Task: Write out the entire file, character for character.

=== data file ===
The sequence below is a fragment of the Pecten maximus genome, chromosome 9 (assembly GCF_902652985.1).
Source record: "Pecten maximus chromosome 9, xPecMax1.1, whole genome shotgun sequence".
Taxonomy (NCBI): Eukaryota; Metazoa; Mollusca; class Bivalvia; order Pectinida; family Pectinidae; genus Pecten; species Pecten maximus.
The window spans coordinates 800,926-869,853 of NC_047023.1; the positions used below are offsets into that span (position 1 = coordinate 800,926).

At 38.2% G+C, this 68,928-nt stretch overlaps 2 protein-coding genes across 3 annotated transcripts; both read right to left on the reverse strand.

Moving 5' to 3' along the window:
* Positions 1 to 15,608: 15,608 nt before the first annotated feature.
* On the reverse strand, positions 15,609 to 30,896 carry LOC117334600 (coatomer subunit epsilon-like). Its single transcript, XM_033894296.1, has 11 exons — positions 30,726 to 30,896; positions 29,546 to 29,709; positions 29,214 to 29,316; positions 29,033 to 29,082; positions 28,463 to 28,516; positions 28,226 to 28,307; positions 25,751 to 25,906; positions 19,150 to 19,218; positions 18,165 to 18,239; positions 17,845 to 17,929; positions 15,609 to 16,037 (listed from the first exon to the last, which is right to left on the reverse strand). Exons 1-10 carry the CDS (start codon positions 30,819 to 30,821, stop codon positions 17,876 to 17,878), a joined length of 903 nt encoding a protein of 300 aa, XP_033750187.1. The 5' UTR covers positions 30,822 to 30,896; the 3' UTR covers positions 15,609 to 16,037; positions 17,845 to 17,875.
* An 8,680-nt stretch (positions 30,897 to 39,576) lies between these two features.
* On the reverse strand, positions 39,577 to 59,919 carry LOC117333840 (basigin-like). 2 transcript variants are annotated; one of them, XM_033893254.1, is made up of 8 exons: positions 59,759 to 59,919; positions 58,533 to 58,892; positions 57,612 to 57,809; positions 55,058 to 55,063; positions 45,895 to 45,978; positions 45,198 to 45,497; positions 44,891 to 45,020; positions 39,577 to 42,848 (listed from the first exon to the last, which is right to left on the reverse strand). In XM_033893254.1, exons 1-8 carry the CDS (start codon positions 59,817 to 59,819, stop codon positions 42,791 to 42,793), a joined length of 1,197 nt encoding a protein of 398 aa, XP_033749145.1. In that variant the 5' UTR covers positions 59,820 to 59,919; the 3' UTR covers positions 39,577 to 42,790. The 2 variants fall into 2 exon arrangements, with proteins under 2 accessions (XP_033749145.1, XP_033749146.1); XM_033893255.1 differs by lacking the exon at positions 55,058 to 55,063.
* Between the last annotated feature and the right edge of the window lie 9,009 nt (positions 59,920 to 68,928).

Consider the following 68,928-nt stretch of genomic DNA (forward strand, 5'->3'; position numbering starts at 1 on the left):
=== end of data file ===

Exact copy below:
The sequence below is a fragment of the Pecten maximus genome, chromosome 9 (assembly GCF_902652985.1).
Source record: "Pecten maximus chromosome 9, xPecMax1.1, whole genome shotgun sequence".
Taxonomy (NCBI): Eukaryota; Metazoa; Mollusca; class Bivalvia; order Pectinida; family Pectinidae; genus Pecten; species Pecten maximus.
The window spans coordinates 800,926-869,853 of NC_047023.1; the positions used below are offsets into that span (position 1 = coordinate 800,926).

At 38.2% G+C, this 68,928-nt stretch overlaps 2 protein-coding genes across 3 annotated transcripts; both read right to left on the reverse strand.

Moving 5' to 3' along the window:
* Positions 1 to 15,608: 15,608 nt before the first annotated feature.
* On the reverse strand, positions 15,609 to 30,896 carry LOC117334600 (coatomer subunit epsilon-like). Its single transcript, XM_033894296.1, has 11 exons — positions 30,726 to 30,896; positions 29,546 to 29,709; positions 29,214 to 29,316; positions 29,033 to 29,082; positions 28,463 to 28,516; positions 28,226 to 28,307; positions 25,751 to 25,906; positions 19,150 to 19,218; positions 18,165 to 18,239; positions 17,845 to 17,929; positions 15,609 to 16,037 (listed from the first exon to the last, which is right to left on the reverse strand). Exons 1-10 carry the CDS (start codon positions 30,819 to 30,821, stop codon positions 17,876 to 17,878), a joined length of 903 nt encoding a protein of 300 aa, XP_033750187.1. The 5' UTR covers positions 30,822 to 30,896; the 3' UTR covers positions 15,609 to 16,037; positions 17,845 to 17,875.
* An 8,680-nt stretch (positions 30,897 to 39,576) lies between these two features.
* On the reverse strand, positions 39,577 to 59,919 carry LOC117333840 (basigin-like). 2 transcript variants are annotated; one of them, XM_033893254.1, is made up of 8 exons: positions 59,759 to 59,919; positions 58,533 to 58,892; positions 57,612 to 57,809; positions 55,058 to 55,063; positions 45,895 to 45,978; positions 45,198 to 45,497; positions 44,891 to 45,020; positions 39,577 to 42,848 (listed from the first exon to the last, which is right to left on the reverse strand). In XM_033893254.1, exons 1-8 carry the CDS (start codon positions 59,817 to 59,819, stop codon positions 42,791 to 42,793), a joined length of 1,197 nt encoding a protein of 398 aa, XP_033749145.1. In that variant the 5' UTR covers positions 59,820 to 59,919; the 3' UTR covers positions 39,577 to 42,790. The 2 variants fall into 2 exon arrangements, with proteins under 2 accessions (XP_033749145.1, XP_033749146.1); XM_033893255.1 differs by lacking the exon at positions 55,058 to 55,063.
* Between the last annotated feature and the right edge of the window lie 9,009 nt (positions 59,920 to 68,928).

Consider the following 68,928-nt stretch of genomic DNA (forward strand, 5'->3'; position numbering starts at 1 on the left):